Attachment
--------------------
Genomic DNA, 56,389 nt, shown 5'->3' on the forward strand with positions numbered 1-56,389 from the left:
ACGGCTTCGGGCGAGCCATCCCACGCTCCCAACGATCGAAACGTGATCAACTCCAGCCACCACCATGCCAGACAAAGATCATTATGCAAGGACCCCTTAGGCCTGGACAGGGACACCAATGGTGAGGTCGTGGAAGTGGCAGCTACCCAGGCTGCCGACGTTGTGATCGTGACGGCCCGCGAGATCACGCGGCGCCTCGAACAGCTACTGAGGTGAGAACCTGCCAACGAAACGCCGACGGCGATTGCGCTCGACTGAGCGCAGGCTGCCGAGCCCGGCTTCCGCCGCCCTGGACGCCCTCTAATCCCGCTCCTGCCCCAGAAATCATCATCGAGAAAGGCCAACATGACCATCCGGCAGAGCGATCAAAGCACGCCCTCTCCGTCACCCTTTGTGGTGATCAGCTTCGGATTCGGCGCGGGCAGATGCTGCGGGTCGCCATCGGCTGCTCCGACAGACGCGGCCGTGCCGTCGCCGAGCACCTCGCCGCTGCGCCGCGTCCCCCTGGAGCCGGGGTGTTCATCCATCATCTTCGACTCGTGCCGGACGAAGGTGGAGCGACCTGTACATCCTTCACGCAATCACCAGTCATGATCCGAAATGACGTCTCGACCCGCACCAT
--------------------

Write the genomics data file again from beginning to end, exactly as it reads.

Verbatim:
Genomic DNA, 56,389 nt, shown 5'->3' on the forward strand with positions numbered 1-56,389 from the left:
ACGGCTTCGGGCGAGCCATCCCACGCTCCCAACGATCGAAACGTGATCAACTCCAGCCACCACCATGCCAGACAAAGATCATTATGCAAGGACCCCTTAGGCCTGGACAGGGACACCAATGGTGAGGTCGTGGAAGTGGCAGCTACCCAGGCTGCCGACGTTGTGATCGTGACGGCCCGCGAGATCACGCGGCGCCTCGAACAGCTACTGAGGTGAGAACCTGCCAACGAAACGCCGACGGCGATTGCGCTCGACTGAGCGCAGGCTGCCGAGCCCGGCTTCCGCCGCCCTGGACGCCCTCTAATCCCGCTCCTGCCCCAGAAATCATCATCGAGAAAGGCCAACATGACCATCCGGCAGAGCGATCAAAGCACGCCCTCTCCGTCACCCTTTGTGGTGATCAGCTTCGGATTCGGCGCGGGCAGATGCTGCGGGTCGCCATCGGCTGCTCCGACAGACGCGGCCGTGCCGTCGCCGAGCACCTCGCCGCTGCGCCGCGTCCCCCTGGAGCCGGGGTGTTCATCCATCATCTTCGACTCGTGCCGGACGAAGGTGGAGCGACCTGTACATCCTTCACGCAATCACCAGTCATGATCCGAAATGACGTCTCGACCCGCACCAT